Char-Koosta News

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April 29, 2010

Kicking Horse Job Corps goes green on Earth Day

By Lailani Upham

Giving back: Kicking Horse Job Corps celebrated Earth Day with weeklong activities, which included planting this flowering crab tree last Thursday. Culinary Arts instructor Willie Caye offered thanks and commended the center for giving back to Mother Earth, while Jeff Clairmont's heavy equipment crew maneuvered the tree into place. Former educator and Dixon Tribal Council Representative Terry Pitts also offered words of encouragement to the center staff and students. (Kim Swaney photo)
Giving back: Kicking Horse Job Corps celebrated Earth Day with weeklong activities, which included planting this flowering crab tree last Thursday. Culinary Arts instructor Willie Caye offered thanks and commended the center for giving back to Mother Earth, while Jeff Clairmont's heavy equipment crew maneuvered the tree into place. Former educator and Dixon Tribal Council Representative Terry Pitts also offered words of encouragement to the center staff and students. (Kim Swaney photo)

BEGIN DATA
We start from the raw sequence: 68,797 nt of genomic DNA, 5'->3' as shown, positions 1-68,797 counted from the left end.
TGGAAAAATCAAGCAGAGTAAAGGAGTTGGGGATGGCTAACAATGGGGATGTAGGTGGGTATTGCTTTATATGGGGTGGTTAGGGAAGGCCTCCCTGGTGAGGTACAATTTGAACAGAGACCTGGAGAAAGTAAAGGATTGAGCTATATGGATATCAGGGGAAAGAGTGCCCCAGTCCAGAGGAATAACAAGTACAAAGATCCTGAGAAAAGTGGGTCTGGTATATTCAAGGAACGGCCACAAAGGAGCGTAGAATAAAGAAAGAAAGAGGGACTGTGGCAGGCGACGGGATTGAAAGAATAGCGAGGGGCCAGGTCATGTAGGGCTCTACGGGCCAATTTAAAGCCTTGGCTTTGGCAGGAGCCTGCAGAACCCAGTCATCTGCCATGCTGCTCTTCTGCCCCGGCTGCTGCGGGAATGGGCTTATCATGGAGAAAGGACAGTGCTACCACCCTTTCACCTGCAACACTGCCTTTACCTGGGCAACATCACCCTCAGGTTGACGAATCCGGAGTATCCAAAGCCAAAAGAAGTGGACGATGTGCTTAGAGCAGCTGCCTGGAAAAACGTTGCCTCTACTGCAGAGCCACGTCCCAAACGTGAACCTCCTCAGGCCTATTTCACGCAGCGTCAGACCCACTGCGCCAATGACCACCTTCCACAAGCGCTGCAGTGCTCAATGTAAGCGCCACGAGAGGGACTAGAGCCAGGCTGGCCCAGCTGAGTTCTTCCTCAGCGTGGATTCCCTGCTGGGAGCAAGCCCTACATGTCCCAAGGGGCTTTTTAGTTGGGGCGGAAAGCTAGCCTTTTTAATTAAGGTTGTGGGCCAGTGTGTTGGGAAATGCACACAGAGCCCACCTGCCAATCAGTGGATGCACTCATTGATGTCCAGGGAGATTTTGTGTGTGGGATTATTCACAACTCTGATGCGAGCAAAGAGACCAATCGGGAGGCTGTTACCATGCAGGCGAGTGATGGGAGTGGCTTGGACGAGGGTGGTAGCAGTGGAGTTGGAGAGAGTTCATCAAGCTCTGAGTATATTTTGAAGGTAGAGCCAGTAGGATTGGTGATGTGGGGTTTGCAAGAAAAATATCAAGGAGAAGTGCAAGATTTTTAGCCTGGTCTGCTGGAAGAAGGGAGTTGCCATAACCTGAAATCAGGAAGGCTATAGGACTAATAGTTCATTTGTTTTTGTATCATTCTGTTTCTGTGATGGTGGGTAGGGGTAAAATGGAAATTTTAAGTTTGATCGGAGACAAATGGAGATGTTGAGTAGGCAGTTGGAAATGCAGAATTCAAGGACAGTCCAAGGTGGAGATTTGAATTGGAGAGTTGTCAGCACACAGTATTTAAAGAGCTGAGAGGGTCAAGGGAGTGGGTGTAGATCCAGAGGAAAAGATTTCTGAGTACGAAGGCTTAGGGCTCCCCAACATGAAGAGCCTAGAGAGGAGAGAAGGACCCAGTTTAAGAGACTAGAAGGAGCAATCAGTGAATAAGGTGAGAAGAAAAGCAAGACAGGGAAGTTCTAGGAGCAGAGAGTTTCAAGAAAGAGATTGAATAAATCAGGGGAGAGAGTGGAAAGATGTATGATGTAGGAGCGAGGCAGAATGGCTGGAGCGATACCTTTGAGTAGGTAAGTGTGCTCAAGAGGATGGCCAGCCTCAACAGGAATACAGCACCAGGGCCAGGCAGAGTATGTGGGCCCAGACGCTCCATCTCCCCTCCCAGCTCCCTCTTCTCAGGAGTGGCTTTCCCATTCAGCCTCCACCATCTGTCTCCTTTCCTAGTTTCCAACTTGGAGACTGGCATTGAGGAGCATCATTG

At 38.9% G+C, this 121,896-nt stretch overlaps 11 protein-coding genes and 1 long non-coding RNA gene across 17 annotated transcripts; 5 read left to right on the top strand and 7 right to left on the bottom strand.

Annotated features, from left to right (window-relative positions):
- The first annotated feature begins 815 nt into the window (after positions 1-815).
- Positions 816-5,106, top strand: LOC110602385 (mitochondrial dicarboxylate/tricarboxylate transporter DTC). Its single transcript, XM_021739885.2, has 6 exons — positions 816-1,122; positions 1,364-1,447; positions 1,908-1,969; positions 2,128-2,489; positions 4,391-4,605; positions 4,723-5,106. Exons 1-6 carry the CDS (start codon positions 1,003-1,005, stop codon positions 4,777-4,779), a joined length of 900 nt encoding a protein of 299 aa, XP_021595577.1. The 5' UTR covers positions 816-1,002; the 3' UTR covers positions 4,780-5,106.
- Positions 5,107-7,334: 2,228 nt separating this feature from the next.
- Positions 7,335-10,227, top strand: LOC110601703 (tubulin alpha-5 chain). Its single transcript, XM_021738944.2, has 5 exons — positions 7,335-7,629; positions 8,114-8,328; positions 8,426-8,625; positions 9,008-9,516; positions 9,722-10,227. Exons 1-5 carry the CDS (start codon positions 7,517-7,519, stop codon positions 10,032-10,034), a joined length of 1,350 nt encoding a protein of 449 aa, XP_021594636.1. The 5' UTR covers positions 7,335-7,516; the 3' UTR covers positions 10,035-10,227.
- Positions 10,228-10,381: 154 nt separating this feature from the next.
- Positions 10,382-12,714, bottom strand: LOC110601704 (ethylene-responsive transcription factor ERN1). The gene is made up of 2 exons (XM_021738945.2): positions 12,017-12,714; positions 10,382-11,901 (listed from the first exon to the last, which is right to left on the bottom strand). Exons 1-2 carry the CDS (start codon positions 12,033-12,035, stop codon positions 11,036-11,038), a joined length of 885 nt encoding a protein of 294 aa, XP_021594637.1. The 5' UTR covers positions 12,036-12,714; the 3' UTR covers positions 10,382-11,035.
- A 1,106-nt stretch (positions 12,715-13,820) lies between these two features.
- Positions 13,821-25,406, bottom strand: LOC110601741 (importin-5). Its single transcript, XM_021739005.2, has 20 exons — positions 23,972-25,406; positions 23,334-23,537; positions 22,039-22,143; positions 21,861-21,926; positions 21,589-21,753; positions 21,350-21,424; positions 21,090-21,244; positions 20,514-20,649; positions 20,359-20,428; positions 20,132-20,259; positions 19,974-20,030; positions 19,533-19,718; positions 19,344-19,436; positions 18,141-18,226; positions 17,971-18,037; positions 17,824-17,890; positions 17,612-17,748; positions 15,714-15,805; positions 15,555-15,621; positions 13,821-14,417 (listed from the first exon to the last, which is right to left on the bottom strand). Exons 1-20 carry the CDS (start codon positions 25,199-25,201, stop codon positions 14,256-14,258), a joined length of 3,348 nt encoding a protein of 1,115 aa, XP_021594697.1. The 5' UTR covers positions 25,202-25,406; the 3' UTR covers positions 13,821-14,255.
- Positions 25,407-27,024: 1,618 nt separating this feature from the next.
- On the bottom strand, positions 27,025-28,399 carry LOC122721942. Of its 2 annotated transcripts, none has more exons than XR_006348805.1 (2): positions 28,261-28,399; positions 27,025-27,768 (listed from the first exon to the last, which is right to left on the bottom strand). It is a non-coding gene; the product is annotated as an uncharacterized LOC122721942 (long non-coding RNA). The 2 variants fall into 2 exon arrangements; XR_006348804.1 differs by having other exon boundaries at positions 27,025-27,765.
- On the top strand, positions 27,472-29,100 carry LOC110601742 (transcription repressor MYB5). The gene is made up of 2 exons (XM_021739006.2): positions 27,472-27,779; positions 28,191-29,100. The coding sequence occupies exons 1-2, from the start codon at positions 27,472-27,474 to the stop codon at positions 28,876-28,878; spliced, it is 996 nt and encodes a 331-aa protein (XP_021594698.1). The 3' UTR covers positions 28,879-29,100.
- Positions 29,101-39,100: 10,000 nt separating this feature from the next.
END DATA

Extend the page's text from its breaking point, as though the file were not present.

PABLO — The Kicking Horse Job Corps Center hosted events for their National Office “Earth Day, Every Day” this past week with several service projects and activities to commemorate the 40th Earth Day anniversary.

During “Earth Day, Every Day,” students and staff members participated in several activities that focused on green living and improving the environment and launched a recycling contest at the Job Corps Center student dormitory.

KHJC showcased career expertise and educated information to students, staff and the community during a “Go Green Fair” on Tuesday, April 20.

The center also had a tree-planting ceremony on Earth Day, April 22. The entire student body was present for the ceremony including CSKT Dixon Representative Terry Pitts to welcome the “flowering crab” tree on campus that is to signify new beginnings, according to Career Technical Training Director, Tom Patch. The actual tree-planting was conducted by the center’s very own heavy equipment program students.

The Job Corps “Earth Day Every Day” initiative is funded by the American Recovery and Reinvestment Act (ARRA) and is held by hundreds of center’s across the nation.

Through the funding, the center was able to purchase three electric vehicles. Other energy efficient materials and equipment included insulation, solar hot water panels for the cafeteria and install on-demand hot water heaters for the dormitories and installation of greenhouses and gardens with native plant species.